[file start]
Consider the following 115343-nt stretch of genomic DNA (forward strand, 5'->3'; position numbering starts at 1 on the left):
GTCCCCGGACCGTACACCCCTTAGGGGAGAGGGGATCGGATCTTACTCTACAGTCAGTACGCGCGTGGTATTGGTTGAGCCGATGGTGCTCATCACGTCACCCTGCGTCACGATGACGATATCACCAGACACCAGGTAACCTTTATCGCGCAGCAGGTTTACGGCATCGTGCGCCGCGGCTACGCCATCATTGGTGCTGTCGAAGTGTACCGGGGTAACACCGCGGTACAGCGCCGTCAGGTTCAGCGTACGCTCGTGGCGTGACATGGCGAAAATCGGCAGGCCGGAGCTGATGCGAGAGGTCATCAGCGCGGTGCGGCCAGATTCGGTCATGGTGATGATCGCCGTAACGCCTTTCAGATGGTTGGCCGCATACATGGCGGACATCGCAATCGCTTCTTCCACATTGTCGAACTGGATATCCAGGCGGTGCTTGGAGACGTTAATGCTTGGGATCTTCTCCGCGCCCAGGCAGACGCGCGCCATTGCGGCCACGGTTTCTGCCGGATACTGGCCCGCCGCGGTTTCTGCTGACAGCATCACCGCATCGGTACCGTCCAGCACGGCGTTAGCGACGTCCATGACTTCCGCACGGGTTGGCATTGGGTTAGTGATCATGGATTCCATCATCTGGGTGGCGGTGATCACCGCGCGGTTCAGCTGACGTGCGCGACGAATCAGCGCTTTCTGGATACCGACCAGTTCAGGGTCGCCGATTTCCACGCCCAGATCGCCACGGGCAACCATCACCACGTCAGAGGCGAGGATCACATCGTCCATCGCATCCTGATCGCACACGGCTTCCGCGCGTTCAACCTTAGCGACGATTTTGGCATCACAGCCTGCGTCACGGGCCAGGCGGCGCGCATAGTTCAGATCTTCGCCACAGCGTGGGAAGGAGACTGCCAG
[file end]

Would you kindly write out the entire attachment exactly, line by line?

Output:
Consider the following 115343-nt stretch of genomic DNA (forward strand, 5'->3'; position numbering starts at 1 on the left):
GTCCCCGGACCGTACACCCCTTAGGGGAGAGGGGATCGGATCTTACTCTACAGTCAGTACGCGCGTGGTATTGGTTGAGCCGATGGTGCTCATCACGTCACCCTGCGTCACGATGACGATATCACCAGACACCAGGTAACCTTTATCGCGCAGCAGGTTTACGGCATCGTGCGCCGCGGCTACGCCATCATTGGTGCTGTCGAAGTGTACCGGGGTAACACCGCGGTACAGCGCCGTCAGGTTCAGCGTACGCTCGTGGCGTGACATGGCGAAAATCGGCAGGCCGGAGCTGATGCGAGAGGTCATCAGCGCGGTGCGGCCAGATTCGGTCATGGTGATGATCGCCGTAACGCCTTTCAGATGGTTGGCCGCATACATGGCGGACATCGCAATCGCTTCTTCCACATTGTCGAACTGGATATCCAGGCGGTGCTTGGAGACGTTAATGCTTGGGATCTTCTCCGCGCCCAGGCAGACGCGCGCCATTGCGGCCACGGTTTCTGCCGGATACTGGCCCGCCGCGGTTTCTGCTGACAGCATCACCGCATCGGTACCGTCCAGCACGGCGTTAGCGACGTCCATGACTTCCGCACGGGTTGGCATTGGGTTAGTGATCATGGATTCCATCATCTGGGTGGCGGTGATCACCGCGCGGTTCAGCTGACGTGCGCGACGAATCAGCGCTTTCTGGATACCGACCAGTTCAGGGTCGCCGATTTCCACGCCCAGATCGCCACGGGCAACCATCACCACGTCAGAGGCGAGGATCACATCGTCCATCGCATCCTGATCGCACACGGCTTCCGCGCGTTCAACCTTAGCGACGATTTTGGCATCACAGCCTGCGTCACGGGCCAGGCGGCGCGCATAGTTCAGATCTTCGCCACAGCGTGGGAAGGAGACTGCCAG